Brown Opening Statement at Banking Committee Hearing on Cryptocurrency and Blockchain
WASHINGTON, D.C. — U.S. Sen. Sherrod Brown (D-OH) – ranking member of the U.S. Senate Committee on Banking, Housing, and Urban Affairs – delivered the following opening statement at today’s hearing entitled ‘Exploring the Cryptocurrency and Blockchain Ecosystem’.
Thank you, Chairman Crapo, for holding this hearing. And thank you to Mr. Van Valkenburgh and Dr. Roubini for your testimony.
Today’s hearing happens to fall just shy of the tenth anniversary of bitcoin and the blockchain being introduced to the world – October 31, 2008. Back then we were in the midst of a global financial crisis, and you can’t blame some Americans for hoping that an alternative banking system could be created that would be superior to the one in shambles at that time.
Bitcoin, and other cryptocurrencies like it, promised to make payments faster, easier and cheaper, and to eliminate our reliance on risky financial institutions whose failures harmed workers and families during the crisis.
Unfortunately, the last ten years have shown that misconduct, fraudulent investment schemes, and cybersecurity threats aren’t unique to the traditional financial system. When a cryptocurrency goes bust or a poorly supervised exchange fails, it’s often hardworking Americans left holding the bag.
We want to see innovations in the financial system, innovations that help Americans keep more of their money by avoiding fees or that make it easier to borrow for a small business startup.
But so far, despite all the energy and investment dedicated to finding a use for the blockchain, there are few real-world applications and an alarming number of scams.
Cryptocurrency prices have swung wildly over the last year. Inexperienced investors who were hoping to get in on the next big financial innovation have seen the value of these investments fall by more than 75% from their peak.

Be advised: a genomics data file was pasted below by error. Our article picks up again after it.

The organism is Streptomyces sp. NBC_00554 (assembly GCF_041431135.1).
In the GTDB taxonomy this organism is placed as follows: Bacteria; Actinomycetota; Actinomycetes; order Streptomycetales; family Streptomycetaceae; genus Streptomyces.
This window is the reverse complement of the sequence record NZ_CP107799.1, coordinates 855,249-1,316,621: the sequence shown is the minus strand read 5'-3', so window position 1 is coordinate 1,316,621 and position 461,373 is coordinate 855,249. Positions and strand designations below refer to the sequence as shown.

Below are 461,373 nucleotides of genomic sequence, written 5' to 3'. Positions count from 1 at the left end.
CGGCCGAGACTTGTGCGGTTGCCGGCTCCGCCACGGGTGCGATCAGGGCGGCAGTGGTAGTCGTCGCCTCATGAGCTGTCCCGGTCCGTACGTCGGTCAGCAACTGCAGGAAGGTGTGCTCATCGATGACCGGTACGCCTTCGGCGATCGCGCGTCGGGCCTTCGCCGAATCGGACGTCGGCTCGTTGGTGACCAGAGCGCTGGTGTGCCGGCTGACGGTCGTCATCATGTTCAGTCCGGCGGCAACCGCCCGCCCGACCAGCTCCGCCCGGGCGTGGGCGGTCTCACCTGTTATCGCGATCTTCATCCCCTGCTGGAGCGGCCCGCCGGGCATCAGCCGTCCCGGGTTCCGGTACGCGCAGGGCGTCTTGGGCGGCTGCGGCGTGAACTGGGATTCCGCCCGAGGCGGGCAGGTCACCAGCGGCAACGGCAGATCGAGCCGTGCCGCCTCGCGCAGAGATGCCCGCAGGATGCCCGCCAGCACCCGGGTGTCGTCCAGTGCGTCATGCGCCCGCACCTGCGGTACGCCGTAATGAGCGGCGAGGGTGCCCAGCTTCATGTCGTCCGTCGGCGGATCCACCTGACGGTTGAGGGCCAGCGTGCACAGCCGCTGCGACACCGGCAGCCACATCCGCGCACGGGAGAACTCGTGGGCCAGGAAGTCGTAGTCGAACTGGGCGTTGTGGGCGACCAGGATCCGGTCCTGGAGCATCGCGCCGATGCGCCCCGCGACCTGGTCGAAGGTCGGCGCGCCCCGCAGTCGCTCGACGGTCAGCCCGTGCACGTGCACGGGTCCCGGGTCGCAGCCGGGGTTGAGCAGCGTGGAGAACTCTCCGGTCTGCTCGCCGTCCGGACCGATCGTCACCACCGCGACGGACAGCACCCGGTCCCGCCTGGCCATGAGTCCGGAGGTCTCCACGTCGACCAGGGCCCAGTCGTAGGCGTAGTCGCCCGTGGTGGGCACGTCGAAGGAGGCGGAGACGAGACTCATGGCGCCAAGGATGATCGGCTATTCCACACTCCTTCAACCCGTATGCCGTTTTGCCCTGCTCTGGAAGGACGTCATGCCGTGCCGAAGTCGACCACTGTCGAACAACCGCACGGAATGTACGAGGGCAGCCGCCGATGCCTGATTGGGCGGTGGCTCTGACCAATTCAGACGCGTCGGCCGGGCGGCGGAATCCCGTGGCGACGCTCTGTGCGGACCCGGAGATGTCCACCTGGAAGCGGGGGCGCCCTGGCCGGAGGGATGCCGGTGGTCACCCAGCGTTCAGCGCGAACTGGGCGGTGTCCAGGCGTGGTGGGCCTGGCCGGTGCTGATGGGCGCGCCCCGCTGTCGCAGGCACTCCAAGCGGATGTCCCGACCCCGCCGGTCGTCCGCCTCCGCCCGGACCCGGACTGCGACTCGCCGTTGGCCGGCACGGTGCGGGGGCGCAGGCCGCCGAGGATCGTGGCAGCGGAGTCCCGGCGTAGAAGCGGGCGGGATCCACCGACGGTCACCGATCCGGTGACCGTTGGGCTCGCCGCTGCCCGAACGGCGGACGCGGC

Though they have raised billions of dollars from investors, few if any Initial Coin Offerings have registered with the SEC. Chair Clayton told this committee in a February hearing, “Every ICO I’ve seen is a security.”
And last month, the New York Attorney General released a report on several cryptocurrency trading platforms that pointed to evidence of widespread manipulation and identified several exchanges that don’t follow “anti-money laundering” or “know your customer” requirements.
With a decade of experience, much of the irrational exuberance around cryptocurrencies and blockchain technology has subsided, and we have an opportunity to set more realistic expectations for how these innovations might be used to promote a fairer and more competitive economy.
I hope this technology will prove useful, particularly in helping people who are unbanked or underserved by the traditional financial system. And I understand why individuals might be interested in it. But at this point, it is easier to see the malign impacts on society as a whole than the constructive ones.
I look forward to the witnesses’ testimony.
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